She said she continued to find herself in places that people thought women didn’t belong.

    "I began my first journalism career at 16. I began writing obituaries which is just the worst thing in the world," she said. "Then I was on-air radio, rose to operations manager, and then general manager. You’re talking about in the '70s and '80s when women just didn’t do that. Program director in the Washington, D.C. market of a major radio station. Then I became corporate vice president of six gospel radio stations. That was really non-traditional."

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    So many accomplishments for a woman who said she just wanted to fulfill her passion and serve the Lord. Her answer for it all is simply, she answered a calling.

    "I always believed that every believer has a ministry. You must serve somewhere in your faith relationship and what I began to realize for me is that it was preaching and pastoring," McKenzie said. "I really believe that if you say 'I really want to do this' then God will help you find the time and the resources to get it done. You must take steps to get there. The step by step process to arrive."

    McKenzie also answers her calling through her annual leadership event for women: Selah. This year’s event will be held Nov. 21 through Nov. 23 at the Omni Frisco Hotel. She said this is an event for women of all faiths to come together to share, to learn and to grow. Many of the life lessons she has learned, she shares at Selah.

    "What’s the key to balancing life and work and all the things that you want to do. For me that’s prioritizing. I use what I like to call the '4-D method.' Things you have to do. Things you delegate. Things you delay. Do you really have to do this at this time or can you put it off for another day or an hour. Then there are things that you just don’t do," McKenzie said.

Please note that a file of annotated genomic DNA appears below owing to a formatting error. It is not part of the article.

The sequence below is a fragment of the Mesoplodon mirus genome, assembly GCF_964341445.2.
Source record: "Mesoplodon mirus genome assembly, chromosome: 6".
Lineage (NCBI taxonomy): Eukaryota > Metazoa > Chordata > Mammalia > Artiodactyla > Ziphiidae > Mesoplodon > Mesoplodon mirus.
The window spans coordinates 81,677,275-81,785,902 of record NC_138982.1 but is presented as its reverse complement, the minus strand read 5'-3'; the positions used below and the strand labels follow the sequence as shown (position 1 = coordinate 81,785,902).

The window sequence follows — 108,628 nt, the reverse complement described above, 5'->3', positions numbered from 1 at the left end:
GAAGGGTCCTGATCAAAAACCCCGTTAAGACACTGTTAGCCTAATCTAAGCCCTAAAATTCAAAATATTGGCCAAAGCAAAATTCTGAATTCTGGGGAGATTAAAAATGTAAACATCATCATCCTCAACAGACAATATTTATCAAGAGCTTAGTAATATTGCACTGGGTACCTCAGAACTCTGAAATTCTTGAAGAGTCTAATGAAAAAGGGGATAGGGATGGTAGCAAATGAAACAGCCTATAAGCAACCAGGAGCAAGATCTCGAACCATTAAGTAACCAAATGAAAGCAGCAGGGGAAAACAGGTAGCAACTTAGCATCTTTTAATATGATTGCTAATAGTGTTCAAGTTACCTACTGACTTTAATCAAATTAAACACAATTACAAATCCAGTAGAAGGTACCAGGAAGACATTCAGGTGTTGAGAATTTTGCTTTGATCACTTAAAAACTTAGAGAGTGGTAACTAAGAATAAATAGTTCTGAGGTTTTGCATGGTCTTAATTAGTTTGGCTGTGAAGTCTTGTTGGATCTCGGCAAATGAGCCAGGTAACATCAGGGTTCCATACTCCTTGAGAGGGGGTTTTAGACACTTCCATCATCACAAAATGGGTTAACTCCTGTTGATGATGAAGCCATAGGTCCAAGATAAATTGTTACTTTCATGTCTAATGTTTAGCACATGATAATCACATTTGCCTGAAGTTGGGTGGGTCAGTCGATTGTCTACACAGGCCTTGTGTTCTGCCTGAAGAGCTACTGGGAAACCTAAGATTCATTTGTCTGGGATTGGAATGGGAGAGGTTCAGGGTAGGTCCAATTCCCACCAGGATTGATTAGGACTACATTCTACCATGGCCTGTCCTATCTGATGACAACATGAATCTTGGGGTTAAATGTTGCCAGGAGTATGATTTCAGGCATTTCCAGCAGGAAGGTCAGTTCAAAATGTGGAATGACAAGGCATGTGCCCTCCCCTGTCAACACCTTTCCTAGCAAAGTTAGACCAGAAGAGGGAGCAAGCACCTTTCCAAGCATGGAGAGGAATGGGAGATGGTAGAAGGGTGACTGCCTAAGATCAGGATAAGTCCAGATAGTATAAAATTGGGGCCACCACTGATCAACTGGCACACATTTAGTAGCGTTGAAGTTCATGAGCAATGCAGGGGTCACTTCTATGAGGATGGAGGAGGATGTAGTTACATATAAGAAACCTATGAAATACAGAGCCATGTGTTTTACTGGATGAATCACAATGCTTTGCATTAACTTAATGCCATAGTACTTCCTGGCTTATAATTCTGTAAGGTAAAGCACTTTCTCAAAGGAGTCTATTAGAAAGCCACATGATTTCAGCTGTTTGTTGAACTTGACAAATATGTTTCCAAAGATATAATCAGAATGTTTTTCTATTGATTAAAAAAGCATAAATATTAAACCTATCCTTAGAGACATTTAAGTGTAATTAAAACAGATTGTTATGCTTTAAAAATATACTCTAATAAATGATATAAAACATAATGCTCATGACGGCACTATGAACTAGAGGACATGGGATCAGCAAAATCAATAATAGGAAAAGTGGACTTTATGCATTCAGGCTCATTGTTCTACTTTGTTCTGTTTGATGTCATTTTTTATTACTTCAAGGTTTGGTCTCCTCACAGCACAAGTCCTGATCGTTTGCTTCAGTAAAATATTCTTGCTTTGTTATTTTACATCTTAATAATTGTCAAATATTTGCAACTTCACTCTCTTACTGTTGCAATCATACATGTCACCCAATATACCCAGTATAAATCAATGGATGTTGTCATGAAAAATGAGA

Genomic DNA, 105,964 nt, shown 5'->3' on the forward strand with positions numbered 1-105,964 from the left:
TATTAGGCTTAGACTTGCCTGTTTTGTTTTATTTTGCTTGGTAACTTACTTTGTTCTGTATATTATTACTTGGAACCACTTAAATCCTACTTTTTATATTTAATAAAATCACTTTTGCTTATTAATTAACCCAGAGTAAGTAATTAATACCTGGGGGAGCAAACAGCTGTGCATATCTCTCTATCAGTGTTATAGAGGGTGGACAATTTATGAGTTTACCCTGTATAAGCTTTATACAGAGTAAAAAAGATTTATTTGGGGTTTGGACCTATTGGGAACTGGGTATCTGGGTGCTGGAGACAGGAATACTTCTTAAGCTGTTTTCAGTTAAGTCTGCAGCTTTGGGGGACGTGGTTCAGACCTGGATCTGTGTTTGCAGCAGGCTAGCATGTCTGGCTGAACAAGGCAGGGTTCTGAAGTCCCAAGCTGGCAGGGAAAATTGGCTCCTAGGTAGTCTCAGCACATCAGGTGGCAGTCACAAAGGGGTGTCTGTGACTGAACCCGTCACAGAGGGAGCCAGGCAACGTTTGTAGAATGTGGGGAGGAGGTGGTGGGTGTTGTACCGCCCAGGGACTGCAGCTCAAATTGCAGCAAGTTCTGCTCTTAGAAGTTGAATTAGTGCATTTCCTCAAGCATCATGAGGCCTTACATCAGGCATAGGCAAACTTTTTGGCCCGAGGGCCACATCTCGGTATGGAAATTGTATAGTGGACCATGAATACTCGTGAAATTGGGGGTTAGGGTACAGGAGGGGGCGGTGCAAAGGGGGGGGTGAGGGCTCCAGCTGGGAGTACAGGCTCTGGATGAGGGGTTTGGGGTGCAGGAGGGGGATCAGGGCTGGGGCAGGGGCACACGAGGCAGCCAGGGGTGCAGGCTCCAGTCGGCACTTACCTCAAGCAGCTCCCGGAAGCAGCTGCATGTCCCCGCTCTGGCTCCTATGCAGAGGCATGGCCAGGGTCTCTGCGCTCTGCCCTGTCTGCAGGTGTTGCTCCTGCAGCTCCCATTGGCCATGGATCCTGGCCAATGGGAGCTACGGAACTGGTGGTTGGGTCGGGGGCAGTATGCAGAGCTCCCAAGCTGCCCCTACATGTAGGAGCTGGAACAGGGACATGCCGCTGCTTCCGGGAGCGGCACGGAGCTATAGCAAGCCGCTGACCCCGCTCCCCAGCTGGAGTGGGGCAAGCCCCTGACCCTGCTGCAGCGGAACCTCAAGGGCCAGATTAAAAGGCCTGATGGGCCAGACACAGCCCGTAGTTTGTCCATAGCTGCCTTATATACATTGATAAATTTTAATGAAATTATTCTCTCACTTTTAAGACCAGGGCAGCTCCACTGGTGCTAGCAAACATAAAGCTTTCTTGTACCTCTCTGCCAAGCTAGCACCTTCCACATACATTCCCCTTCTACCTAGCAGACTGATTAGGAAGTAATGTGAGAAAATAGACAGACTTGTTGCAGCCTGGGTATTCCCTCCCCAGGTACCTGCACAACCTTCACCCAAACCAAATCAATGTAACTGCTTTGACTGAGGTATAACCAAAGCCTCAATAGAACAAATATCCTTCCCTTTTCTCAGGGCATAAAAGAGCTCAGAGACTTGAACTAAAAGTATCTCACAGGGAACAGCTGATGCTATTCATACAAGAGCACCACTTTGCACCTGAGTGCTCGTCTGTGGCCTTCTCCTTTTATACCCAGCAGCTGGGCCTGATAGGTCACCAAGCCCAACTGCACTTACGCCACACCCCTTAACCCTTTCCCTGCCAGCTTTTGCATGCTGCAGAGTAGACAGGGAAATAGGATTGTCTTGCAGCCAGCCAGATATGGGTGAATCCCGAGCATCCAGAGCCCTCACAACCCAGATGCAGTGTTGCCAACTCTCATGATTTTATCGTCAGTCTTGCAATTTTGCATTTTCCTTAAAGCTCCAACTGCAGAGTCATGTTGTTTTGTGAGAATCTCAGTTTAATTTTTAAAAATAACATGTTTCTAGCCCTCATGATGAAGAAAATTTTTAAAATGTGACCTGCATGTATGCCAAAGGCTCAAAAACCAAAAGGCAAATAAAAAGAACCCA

She said each person, man or woman, has to be the captain of their own ship. Know when to use the word "no" and not feel obligated to qualify it. 

    "We forget that no means 'I don’t have any more.' My emotional bandwidth is not enough to be encompassing this. I have already spent my energy right now. I don’t have any more to give," McKenzie said. "We have to remind ourselves as women that as much as we give we put ourselves at the bottom of the list and we put ourselves last. But we have to put ourselves at the top of the food chain."

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    McKenzie started her career writing obituaries. Now, she is the author of several books. Her first two, "Not Without A Struggle" and "Strength in the Struggle" are concerned with leadership and professional growth in women.

    She said she just hopes she lives a little wisdom behind.

    "That I planted enough seeds in the lives of people that the generation after me will be better than me," McKenzie said. "I just hope that I have said enough words, planted enough seeds that when they do sprout that the next generation will fly higher and better and go further than the generation before them."